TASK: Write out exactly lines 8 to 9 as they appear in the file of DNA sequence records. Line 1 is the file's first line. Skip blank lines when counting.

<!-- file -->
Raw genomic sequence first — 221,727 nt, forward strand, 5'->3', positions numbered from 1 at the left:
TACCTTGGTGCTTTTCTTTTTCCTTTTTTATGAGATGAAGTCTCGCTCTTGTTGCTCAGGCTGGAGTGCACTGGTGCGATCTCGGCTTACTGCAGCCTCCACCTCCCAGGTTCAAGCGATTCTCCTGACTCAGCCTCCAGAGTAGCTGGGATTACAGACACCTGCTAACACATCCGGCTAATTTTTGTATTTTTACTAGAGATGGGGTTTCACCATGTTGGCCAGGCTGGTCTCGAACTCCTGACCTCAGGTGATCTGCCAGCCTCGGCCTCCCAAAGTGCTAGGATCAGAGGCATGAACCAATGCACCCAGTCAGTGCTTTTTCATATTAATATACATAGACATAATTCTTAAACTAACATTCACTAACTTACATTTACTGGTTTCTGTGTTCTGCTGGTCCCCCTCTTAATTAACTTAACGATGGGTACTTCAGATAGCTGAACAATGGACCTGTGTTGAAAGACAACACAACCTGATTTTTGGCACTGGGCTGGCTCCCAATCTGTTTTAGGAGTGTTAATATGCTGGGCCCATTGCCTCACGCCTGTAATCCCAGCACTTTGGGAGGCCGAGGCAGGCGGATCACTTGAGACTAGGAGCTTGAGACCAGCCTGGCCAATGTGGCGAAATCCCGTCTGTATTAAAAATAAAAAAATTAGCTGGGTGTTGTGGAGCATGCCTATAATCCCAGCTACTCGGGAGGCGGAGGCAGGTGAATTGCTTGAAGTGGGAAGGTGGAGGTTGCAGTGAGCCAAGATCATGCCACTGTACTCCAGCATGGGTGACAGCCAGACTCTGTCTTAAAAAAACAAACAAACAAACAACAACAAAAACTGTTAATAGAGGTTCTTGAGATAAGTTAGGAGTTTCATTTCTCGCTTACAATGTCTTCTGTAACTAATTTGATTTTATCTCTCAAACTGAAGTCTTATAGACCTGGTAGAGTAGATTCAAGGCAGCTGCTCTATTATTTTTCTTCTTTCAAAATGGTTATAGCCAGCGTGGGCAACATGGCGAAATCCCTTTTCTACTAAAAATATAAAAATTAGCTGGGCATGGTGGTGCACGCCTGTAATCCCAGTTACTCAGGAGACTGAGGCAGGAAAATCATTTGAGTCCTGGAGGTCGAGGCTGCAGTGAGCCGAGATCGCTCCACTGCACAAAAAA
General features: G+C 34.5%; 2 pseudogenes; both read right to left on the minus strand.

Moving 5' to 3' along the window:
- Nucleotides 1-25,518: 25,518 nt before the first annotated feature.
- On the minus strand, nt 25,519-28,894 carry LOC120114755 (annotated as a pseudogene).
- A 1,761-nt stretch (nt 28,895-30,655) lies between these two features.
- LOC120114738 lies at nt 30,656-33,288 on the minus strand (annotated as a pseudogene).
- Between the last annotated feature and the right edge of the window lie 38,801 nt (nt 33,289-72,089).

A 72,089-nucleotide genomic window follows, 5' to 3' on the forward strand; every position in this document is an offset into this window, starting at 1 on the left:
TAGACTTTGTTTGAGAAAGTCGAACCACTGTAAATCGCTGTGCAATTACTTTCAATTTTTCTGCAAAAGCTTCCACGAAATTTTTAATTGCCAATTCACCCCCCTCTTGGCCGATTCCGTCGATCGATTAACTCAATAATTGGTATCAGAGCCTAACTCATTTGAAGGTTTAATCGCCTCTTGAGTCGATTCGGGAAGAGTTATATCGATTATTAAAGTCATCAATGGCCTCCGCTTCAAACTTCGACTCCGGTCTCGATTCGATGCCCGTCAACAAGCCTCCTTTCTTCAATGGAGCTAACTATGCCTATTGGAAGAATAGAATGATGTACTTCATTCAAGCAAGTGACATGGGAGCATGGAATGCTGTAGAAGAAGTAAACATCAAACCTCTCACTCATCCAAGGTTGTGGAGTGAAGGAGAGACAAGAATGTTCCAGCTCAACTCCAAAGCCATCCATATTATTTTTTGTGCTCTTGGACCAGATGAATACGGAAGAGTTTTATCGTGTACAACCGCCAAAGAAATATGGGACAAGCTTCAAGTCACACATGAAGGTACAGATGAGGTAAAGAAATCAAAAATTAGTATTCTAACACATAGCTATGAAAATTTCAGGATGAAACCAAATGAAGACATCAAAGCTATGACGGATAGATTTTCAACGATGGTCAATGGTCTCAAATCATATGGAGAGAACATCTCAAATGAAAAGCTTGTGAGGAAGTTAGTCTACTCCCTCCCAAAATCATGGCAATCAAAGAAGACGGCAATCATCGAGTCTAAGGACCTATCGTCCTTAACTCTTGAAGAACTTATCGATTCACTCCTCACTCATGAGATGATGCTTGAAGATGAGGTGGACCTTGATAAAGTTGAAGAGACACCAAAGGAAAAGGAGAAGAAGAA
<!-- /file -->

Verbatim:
- LOC120114738 lies at nt 30,656-33,288 on the minus strand (annotated as a pseudogene).
- Between the last annotated feature and the right edge of the window lie 38,801 nt (nt 33,289-72,089).